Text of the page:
For me, the rattle can and the airbrush are used depending on the paint, temp and application. Sometimes a rattle can is more effective, sometimes the airbrush is. To have both in your "tool box" is a win-win.

However, if you are having problems or can't get a hang of it. That is a whole different thing. You see, the airbrush is not something you can just pick up and use without learning how it works, how to clean it correctly and proper technique. The best way to do that is to use it!

I started out with my first airbrush in highschool. It was a Binks Wren and I ran out of those pressurized cans pretty quick before seeking out a compressor. I also learned about water traps the hard way and about failure to clean the airbrush completely. (spitting sucks) I am now 53 and I still have lots of learn but it's an excellent tool for me and I would never ever consider giving it up.

Maybe you should practice more?

Edited by Jairus
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I went over to airbrushing everything decades ago. I use automotive primers/ clearcoats and Zero colors or decanted Tamiya rattle can colors. I could write a book about the issues cans have caused me.

I've always looked on the rattle can as the devils own, just waiting to poke me in the eye.

I must say though, I am impressed at the paint jobs some of the members here are turning out using rattlle cans.

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  • 3 weeks later...

there seems to be a lot of Testors bashing here and i want to mention that thier lacquer lines IMO are awesome. i also really like and use quite a bit of the Metalizer spray cans from them as well.

as far as the enamel spray cans, i have NO love for those at all, but the lacquer line is great. once the Tamiya lacquer sprays become more readily available again i'll be using more of those too.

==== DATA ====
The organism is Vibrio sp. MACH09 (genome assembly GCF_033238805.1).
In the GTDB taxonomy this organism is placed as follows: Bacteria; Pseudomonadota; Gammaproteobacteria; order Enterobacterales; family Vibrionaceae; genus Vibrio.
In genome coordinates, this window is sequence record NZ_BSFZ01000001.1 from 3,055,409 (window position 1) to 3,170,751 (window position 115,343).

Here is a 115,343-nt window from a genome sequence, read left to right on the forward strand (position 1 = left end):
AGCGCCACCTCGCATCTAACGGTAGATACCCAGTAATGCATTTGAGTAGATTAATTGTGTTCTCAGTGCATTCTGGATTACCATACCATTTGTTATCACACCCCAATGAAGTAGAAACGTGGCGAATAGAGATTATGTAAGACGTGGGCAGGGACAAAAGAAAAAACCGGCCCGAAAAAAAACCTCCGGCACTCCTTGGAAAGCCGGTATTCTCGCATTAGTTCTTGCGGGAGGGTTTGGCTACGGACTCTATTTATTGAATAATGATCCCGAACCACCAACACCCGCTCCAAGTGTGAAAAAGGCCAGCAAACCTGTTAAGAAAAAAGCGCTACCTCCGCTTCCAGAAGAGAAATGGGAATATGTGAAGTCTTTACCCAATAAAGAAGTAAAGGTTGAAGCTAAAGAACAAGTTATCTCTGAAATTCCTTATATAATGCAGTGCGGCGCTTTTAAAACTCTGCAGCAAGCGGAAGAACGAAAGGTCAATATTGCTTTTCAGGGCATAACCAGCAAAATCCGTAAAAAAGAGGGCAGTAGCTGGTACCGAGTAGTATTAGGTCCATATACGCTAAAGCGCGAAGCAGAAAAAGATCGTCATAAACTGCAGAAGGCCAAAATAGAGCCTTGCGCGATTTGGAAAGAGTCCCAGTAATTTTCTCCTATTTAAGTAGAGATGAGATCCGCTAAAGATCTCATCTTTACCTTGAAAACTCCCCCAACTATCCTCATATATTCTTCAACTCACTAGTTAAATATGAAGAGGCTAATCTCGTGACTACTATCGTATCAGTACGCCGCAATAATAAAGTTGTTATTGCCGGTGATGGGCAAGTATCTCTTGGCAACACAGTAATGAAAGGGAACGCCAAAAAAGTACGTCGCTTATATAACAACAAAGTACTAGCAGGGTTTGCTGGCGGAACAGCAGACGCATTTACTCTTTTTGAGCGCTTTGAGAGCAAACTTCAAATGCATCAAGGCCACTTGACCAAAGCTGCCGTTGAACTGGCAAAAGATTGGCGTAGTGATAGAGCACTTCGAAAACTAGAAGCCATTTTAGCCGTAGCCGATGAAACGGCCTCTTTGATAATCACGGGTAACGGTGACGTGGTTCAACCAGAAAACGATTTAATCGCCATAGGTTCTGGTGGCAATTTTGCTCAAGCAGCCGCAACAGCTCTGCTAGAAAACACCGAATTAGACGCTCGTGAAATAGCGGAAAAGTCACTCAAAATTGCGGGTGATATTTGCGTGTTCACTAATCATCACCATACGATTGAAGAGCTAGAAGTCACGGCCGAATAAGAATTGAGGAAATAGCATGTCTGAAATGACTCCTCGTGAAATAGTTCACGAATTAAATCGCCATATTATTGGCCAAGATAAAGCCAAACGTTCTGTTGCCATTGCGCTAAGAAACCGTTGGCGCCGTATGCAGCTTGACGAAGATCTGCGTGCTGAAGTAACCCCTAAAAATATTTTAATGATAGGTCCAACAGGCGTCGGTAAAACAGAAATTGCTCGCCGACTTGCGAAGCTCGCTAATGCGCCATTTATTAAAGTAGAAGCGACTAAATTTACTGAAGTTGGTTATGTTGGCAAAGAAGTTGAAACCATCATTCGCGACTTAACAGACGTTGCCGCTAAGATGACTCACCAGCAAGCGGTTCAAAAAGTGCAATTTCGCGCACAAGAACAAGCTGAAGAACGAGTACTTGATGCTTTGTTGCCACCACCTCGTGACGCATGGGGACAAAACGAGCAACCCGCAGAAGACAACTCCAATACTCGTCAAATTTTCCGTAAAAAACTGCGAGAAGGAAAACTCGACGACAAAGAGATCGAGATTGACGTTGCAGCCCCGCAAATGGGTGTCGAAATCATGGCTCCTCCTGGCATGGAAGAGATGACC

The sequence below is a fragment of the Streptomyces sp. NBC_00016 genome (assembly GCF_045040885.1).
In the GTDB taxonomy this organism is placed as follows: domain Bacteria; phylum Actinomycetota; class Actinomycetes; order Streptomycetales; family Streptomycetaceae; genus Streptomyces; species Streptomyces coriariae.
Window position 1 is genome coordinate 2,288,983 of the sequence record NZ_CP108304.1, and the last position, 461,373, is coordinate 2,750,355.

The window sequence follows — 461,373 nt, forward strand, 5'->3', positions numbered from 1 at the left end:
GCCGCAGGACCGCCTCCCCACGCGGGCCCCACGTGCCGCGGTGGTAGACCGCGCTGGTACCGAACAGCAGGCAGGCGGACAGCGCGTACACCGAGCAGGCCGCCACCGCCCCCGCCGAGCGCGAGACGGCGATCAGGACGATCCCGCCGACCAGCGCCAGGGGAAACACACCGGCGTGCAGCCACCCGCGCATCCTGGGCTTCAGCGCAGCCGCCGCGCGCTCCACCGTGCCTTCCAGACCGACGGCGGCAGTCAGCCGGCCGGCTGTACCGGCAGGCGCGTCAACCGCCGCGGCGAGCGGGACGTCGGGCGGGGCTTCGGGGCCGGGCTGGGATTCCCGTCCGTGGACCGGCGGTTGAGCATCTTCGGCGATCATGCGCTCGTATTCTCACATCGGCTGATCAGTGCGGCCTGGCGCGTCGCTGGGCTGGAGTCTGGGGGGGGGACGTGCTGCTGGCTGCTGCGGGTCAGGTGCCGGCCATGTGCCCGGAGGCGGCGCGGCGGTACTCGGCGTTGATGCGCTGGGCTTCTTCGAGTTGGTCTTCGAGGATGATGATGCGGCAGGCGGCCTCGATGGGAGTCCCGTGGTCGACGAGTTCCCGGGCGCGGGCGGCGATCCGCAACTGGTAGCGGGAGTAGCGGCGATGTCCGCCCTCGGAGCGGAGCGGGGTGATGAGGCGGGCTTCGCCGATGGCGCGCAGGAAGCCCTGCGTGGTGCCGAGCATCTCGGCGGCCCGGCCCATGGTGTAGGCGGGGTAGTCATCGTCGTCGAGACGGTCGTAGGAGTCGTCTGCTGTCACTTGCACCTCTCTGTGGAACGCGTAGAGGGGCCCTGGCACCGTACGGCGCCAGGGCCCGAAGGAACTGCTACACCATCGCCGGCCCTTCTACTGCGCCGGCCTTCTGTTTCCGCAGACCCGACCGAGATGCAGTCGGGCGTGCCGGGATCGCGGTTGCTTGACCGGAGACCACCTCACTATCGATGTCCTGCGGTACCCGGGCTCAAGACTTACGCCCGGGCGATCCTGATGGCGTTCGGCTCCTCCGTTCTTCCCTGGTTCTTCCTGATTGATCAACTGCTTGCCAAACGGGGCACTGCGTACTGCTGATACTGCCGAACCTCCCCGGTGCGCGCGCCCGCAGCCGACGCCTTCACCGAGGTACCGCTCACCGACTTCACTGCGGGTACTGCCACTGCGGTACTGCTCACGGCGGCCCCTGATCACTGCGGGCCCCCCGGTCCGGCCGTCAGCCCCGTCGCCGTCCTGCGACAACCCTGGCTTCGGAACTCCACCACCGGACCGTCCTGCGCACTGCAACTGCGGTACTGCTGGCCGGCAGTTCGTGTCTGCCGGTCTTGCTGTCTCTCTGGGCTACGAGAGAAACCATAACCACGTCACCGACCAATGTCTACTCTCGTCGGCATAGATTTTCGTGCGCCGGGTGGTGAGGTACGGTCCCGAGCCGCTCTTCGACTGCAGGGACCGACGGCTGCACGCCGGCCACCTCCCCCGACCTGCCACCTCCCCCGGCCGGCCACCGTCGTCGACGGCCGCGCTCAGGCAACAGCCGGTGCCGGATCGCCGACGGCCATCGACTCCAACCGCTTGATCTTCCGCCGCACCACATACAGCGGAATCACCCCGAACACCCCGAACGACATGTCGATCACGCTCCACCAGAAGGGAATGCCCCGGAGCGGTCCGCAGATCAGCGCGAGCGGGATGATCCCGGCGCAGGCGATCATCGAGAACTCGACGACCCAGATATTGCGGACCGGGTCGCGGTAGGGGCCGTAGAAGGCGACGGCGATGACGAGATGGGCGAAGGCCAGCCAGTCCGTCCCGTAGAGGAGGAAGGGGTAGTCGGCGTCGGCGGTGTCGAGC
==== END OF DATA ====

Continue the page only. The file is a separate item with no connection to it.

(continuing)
i totally agree with you on this. metalizers are some of my most used paints and the testors lacquers arent too bad. but the enamels are for the most part horrible.

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Rattlecans are Great------------ for painting lawn furniture.B

My favorite part of Customizing or Model Building is laying down a multi layered complex paintjob of airbrushed basecoats, candies and pearl powders.

This is where I see the transformation from a raw casting to a colorful finish. The object comes to life with paint and then screams, "Look at me" once the Urethane Clear is laid down.

I don't look for a quick or easy way to build things and find the longer I work with my Hobby the more steps I gladly add on to reach the results I require.

It only takes a minute to crank up the airbrush, another couple of minutes to mix the paint and then another minute or so to clean up after painting.

Once I've put the time into all the other steps of Building I like to use the absolute best methods and products to complete it with paint.

I understand that some are anxious to get a piece assembled and finished and this may intimidate them from airbrushing,

but,

Airbrushing gives me total control over all aspects of painting and allows me to add a very important skill to my talents.

By all means, Build to suit yourself, unless you sell what you make as I do, but, give airbrushing a try.

CadillacPat

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I got my first airbrush when I was 9yrs old, 56 years ago, and I have used one ever since. There are just a lot of things you can only do with one. I also use spay cans, for some of my painting, like spraying primers. They both have their uses.